The Princess of Wales: The failure to do justice to Diana and why she is no queen of arts

Her tragedy should have inspired great works, says Yasmin Alibhai-Brown

The new film Diana is, by turns, vivid, bathetic, moving, torrid and subversive. It is based on the book Her Last Love by Kate Snell, published in 2000, and, even if only half-true, the story is extraordinary. A few weeks before the princess died in August 1997, she had, once again, been disappointed by a man. Hasnat Khan, a heart surgeon, was, apparently, the love of her life. Khan loved her deeply too, but knew the relationship was doomed. He was Pakistani, a dedicated doctor and a private man. She had no private life. It ended in tears and she threw herself into the waiting arms of Dodi Fayed. Then came the crash and she was no more.

From a miserable childhood, Diana Spencer entered a bad arranged marriage with a faithless prince and gave him children. Then she was cast adrift. While trying to find her new self, she fell for Khan. Millions around the world were bewitched by her. She was vulnerable and wily, had beauty and charisma, and an intuitive compassion for war and other victims. Fans and foes alike have an imagined princess in their heads. Can art ever imitate such a life?

Unsurprisingly, the movie has been slated and so too its German director Oliver Hirschbiegel, seen as an interloper. Last week its star, Naomi Watts, reportedly cut short an interview for BBC Radio 5 in reaction to what she perceived as hostile questioning from the presenter Simon Mayo.  Prevailing values and perceptions have also played a part in the critical response. Immediately after Diana’s death, Britons were less moon-eyed about the monarchy. But by dint of skilful PR the royals have deleted the unhappy princess from their narrative. The monarchs are back on top. Stephen Frears’ film The Queen (2006) was a hit because it chimed with the new monarchist mood. Now anyone upsetting the restored order is asking for trouble.  

The new film Diana does that by reminding audiences of the cruelty of the Royal Family towards the princess; how, after her divorce from Charles in 1996, the family only allowed her access to her boys every five weeks. Naomi Watts conveys her desolate isolation perfectly. Several invitees at the pre-release screening were derisive, tittering and guffawing, especially during the sex scenes. Some of the lines are indeed embarrassingly bad, and Naveen Andrews, as Khan, is often stiff and unappealing. But there are moments too of such tender intimacy that you feel you are intruding. Some laughed when Andrews quoted lines from the soulful old poet Rumi, and again when Watts watched him operate on a patient. I wondered then whether the laughter stemmed from unconscious disquiet. Was it too much for some to watch Diana being made love to by a “P*ki”?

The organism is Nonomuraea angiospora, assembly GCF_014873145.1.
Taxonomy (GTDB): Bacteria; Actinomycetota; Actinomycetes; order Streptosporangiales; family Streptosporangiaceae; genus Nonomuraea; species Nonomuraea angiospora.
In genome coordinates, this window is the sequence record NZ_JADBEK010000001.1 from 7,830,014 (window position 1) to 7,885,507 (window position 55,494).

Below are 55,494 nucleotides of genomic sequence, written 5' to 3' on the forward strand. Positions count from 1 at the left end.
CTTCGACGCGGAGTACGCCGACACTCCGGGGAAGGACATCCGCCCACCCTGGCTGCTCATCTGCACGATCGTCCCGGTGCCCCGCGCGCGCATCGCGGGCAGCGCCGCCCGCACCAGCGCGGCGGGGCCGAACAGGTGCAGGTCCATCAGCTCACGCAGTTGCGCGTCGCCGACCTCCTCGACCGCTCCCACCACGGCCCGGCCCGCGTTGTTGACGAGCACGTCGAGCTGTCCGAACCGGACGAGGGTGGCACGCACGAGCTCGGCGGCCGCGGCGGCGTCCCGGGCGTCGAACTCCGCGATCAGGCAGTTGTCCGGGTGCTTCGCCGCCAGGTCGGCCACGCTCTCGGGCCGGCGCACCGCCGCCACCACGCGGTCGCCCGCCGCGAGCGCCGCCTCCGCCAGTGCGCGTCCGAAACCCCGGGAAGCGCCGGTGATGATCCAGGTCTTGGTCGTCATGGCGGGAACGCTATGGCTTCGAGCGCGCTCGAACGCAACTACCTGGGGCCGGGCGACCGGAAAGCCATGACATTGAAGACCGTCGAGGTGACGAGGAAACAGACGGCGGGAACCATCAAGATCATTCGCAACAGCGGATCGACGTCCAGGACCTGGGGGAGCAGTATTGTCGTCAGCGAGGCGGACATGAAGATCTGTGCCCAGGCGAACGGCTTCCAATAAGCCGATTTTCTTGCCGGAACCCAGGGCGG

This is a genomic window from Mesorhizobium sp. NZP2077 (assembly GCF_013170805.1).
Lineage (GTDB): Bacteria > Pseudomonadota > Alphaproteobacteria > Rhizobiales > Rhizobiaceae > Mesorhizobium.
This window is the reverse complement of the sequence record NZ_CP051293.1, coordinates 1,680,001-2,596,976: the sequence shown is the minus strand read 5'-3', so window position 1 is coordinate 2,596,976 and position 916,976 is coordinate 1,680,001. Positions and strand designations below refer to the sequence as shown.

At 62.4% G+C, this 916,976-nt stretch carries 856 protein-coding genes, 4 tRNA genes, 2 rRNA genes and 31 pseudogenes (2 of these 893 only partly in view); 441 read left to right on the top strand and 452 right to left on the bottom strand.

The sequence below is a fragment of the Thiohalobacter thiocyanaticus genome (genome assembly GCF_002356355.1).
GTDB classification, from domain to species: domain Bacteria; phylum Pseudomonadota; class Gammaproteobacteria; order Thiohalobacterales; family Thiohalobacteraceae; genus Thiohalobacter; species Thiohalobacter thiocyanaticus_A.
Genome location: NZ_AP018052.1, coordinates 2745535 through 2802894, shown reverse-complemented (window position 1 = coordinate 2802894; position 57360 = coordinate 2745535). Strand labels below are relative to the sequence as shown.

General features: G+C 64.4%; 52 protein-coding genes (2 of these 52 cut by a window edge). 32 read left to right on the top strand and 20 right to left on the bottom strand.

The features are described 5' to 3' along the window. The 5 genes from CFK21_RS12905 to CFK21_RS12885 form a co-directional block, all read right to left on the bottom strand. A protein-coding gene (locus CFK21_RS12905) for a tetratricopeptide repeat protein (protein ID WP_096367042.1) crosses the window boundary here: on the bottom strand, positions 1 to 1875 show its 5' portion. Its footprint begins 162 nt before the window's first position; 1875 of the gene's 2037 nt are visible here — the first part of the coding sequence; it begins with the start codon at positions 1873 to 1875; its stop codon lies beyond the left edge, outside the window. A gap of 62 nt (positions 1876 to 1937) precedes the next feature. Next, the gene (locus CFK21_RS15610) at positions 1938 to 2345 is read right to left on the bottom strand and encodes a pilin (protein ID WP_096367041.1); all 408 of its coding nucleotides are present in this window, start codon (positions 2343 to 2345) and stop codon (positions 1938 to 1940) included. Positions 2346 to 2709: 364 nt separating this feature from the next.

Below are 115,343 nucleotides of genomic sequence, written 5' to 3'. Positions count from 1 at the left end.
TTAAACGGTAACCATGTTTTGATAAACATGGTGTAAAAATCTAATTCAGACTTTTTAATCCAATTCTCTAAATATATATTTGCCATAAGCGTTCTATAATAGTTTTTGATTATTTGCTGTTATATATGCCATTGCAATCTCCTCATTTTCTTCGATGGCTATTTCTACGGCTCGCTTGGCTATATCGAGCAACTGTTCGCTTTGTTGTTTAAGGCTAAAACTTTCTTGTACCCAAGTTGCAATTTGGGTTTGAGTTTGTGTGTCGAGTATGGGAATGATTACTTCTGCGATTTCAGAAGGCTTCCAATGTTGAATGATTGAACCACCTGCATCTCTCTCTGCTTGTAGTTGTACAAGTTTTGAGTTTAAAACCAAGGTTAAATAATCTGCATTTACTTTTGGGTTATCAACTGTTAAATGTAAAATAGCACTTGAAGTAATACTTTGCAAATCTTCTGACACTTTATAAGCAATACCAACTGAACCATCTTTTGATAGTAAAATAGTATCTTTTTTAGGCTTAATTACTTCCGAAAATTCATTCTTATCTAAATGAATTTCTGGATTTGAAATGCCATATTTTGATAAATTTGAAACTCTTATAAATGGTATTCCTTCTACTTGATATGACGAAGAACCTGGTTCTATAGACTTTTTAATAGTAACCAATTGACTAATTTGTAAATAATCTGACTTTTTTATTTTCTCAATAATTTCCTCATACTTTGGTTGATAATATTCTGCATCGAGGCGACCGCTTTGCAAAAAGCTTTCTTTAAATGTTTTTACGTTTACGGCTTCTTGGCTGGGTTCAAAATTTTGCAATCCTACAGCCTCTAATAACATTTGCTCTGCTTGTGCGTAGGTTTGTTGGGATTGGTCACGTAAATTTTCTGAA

This is the tenth docudrama on the Princess of Wales. Catherine Oxenburg, the American actress who played her in The Royal Romance of Charles and Diana (1982), and Nicola Formby in The Women of Windsor (1992), received goodish reviews. But today’s audiences have cynicism in their guts. Romantic tragedies on film no longer evoke high emotion.    

Is Diana served any better by the novel? Not so far. Monica Ali’s Untold Story, in which an implausible Diana survives the crash and ends up in an American suburb, was a terrible disappointment. This fine writer could have given us the interior life of a complex heroine but didn’t, perhaps couldn’t. Except for a few self-published books there has been no fictional exploration of the most alluring woman in the 20th century. No poetry either. Our wordsmiths don’t care or don’t dare.   

Visual representations in the form of portraits and busts have been plentiful but dull. The photographer Mario Testino, in his pictures for Vanity Fair, managed to catch Diana’s spirit, showing her happy and flirty, unbound. A bronze sculpture by the Canadian artist Yuri Firstov puts her in a tiara and ballgown, a lifeless woman playing a role. There is now a bronze monument in Harrods too – a lifesize Diana and Dodi, dancing while an albatross hovers above them. Commissioned by Mohamed Al-Fayed, it is a public symbol of the private loss of a father.  

Popular culture is trite or indifferent. Elton John sang “Candle in the Wind” at Diana’s funeral, but he wrote it with Marilyn Monroe in mind. No songs have been created for the betrayed princess. Museums of fashion flaunt her dresses. The memorial exhibition at Althorp House, her childhood home, is closing; the watery memorial in Hyde Park is dull.

The one artistic tribute that was fully worthy of Diana’s rare beauty and nature was the forest of flowers and simple notes laid before the gates of Kensington Palace, an expression of true and unmediated grief. I went there – in spite of my republicanism – to be with this profusion of people, men and women, black and white. Nothing since has matched the power of that spontaneous shrine. And when the final scene in the film Diana showed Khan laying flowers, I wept all over again. September 1997 in front of Kensington Palace, as people gather to lay flowers on the eve of Princess Diana's funeral

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